August 26, 2014 | Lynn Rosendale

Biology professor John Wertz received a $479,000 NSF grant to continue researching "good" bacteria.

To a bacteria researcher like John Wertz, germ is a four-letter word. “I cannot stand the word germ,” said the Calvin biology professor, “because it suggests that all bacteria and viruses are bad.”

In fact, the vast majority of bacteria are good, he said: “We need them. We are much more at risk for disease when our bacteria are out of whack or we don’t have them.”

An ongoing study

Wertz has spent his career studying “good” bacteria and was recently awarded $479,000 from the National Science Foundation as part of a $2 million grant to continue his research.

Wertz’s portion will be used to cultivate never-before-seen bacteria in the laboratory, a skill he honed while still a graduate student at Michigan State University.

It was this work that drew Wertz into this current collaborative project. “My PhD thesis was on cultivating these new bacteria [collected from termites’ guts] that had never been cultivated before,” he said. “Ninety percent of bacteria anywhere we cannot grow in the lab. This is a big problem because the way we understand more about it is by working with them in the lab.”

Wertz’s success as a graduate student was very exciting, he said. “It’s a remarkable moment when you’ve isolated a new bacterium, and you are the only person in the world who knows it exists; just you and God know about it. It’s incredible.”

Breaking new ground

A few years later, another researcher, who was unsuccessfully trying to cultivate a bacterium found in ants’ guts similar to the one Wertz had previously cultured from termites, contacted Wertz. “He asked if I could give it a try,” said Wertz. “Of course, I said, ‘yes.’ All I knew was that they had this cool new bacterium they couldn’t culture. So they sent me the ants, I squished up their guts and using the specialized equipment we have here at Calvin, I was able to say, ‘Yes, we’ve got it!’”

What went from a small side project quickly grew into something much larger with the potential for hundreds of species of bacteria residing in the guts of ants needing cultivation.

Bringing together experts and students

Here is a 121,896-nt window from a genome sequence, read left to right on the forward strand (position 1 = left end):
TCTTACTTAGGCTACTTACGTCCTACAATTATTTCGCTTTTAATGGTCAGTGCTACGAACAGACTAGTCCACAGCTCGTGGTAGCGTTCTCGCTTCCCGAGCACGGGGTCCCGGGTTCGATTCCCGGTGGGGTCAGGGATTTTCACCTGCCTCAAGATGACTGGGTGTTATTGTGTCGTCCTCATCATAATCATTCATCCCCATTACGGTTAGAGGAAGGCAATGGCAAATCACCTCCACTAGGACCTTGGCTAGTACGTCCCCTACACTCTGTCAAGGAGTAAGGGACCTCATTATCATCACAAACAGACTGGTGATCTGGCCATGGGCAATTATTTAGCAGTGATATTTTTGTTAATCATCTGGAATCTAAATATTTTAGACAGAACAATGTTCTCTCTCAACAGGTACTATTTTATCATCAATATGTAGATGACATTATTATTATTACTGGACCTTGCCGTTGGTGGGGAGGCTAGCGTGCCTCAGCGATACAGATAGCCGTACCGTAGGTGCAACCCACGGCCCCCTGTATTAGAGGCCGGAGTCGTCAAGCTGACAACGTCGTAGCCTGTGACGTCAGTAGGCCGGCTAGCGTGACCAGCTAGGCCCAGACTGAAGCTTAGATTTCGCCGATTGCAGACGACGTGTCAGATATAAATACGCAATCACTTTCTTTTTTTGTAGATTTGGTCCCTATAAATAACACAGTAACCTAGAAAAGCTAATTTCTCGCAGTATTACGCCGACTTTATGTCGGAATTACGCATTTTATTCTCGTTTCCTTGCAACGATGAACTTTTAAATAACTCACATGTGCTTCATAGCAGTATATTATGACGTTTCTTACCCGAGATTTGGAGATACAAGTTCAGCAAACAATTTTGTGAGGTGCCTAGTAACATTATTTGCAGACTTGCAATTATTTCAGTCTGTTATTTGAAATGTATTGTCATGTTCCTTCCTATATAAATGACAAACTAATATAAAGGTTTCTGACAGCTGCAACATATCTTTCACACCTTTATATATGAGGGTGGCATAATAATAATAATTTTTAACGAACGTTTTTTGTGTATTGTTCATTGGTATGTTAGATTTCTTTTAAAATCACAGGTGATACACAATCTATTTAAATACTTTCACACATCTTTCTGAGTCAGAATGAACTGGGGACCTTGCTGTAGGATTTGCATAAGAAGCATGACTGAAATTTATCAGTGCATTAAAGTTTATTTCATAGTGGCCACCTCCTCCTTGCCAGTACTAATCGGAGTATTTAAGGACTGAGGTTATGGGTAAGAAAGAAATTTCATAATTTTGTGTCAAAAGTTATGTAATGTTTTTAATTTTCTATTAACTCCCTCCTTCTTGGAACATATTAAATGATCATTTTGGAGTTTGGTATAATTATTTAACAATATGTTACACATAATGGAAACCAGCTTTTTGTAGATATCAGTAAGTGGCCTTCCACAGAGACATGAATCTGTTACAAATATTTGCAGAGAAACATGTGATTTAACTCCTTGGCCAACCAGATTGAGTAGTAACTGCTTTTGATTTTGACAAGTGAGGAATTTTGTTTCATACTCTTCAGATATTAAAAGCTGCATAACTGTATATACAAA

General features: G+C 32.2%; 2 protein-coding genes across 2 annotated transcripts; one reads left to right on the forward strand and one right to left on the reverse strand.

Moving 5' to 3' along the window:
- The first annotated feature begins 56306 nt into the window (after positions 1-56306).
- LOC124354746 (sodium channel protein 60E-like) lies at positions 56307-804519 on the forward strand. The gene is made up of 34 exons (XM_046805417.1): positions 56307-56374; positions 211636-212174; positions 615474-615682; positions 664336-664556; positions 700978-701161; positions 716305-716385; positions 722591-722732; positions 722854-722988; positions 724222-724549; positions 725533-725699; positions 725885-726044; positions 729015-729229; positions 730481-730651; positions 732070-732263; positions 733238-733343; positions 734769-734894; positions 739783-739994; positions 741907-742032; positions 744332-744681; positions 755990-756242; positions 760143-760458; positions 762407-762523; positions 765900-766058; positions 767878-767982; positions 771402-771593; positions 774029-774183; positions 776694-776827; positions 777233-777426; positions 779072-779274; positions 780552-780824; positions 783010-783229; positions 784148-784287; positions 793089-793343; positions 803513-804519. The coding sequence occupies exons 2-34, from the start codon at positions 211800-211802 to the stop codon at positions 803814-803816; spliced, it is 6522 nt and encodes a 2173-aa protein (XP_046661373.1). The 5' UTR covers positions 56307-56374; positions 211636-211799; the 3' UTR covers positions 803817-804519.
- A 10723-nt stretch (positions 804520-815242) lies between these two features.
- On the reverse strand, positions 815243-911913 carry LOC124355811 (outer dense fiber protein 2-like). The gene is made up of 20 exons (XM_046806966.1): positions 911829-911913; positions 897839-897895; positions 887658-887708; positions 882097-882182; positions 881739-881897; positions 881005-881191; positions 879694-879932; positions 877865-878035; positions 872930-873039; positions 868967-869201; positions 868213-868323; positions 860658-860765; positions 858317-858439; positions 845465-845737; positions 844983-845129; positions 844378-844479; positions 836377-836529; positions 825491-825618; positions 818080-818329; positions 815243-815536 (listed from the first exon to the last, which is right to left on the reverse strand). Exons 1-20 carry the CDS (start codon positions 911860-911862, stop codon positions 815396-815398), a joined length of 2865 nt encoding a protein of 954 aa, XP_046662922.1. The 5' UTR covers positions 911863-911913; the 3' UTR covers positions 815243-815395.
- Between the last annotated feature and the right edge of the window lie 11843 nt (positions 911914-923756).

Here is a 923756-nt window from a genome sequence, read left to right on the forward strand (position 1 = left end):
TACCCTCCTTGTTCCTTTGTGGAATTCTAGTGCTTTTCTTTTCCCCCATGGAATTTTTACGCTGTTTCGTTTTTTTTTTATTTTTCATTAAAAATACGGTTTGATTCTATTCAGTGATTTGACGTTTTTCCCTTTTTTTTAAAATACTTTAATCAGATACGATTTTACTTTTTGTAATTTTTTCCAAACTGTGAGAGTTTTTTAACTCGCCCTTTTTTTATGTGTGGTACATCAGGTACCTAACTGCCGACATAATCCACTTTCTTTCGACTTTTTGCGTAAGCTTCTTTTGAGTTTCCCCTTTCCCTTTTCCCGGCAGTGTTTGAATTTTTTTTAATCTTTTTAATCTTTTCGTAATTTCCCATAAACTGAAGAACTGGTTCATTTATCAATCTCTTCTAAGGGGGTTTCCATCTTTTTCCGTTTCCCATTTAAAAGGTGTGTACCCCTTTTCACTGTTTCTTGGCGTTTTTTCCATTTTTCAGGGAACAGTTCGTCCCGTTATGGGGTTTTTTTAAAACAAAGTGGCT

The grant will provide funding for a lab technician as well as student researchers to be involved in the project over the next five years. Wertz, along with Corrie Moreau (Field Museum of Natural History), Scott Powell (George Washington University) and Jacob Russell (Drexel University), will be studying all 117 species of turtle ants (found in tropical climates, primarily South America), particularly their bacteria—something that has never been done before.

“What we will be looking at is how bacteria are similar and how are they different between species,” said Wertz. “We really know quite little about how bacteria are functioning in turtle ants. If we find several functions of bacteria that would be really exciting.”

Contributing to the conversation

Their findings will contribute to the expanding field of holobiont theory, the idea that animals and plants are an integrated collection of host and microbes.

“At almost every level from small insects to humans, we are understanding how dependent we are on bacteria and how dependent bacteria are on us. That’s why biologically we should not be considered human and bacteria, we should be considered one entity: a holobiont,” said Wertz. “If you want to understand how a human functions, you have to understand their associated bacteria. If you want to understand animals at any level, you can’t study just animal cells or just bacteria cells; you can’t separate the two.

“If you want to study the remarkable diversity and speciation of ants, you have to study the ant and bacteria; that’s what this grant is really about,” he said.

But it doesn’t end there. “Any time you study a community of bacteria, you always learn something that can be applied to humans,” said Wertz. “For instance, one of the bacteria I found in turtle ants is related to bacteria in humans that is thought to cause obesity.”

And with 700-1,000 species of bacteria in a human, there is still a lot to be learned.

While Wertz is looking forward to getting to know about the ants, he is not leaving the termites in the dust. “I still use them in classes,” he said. “They are a great model system, and I can find plenty of them in my backyard.”

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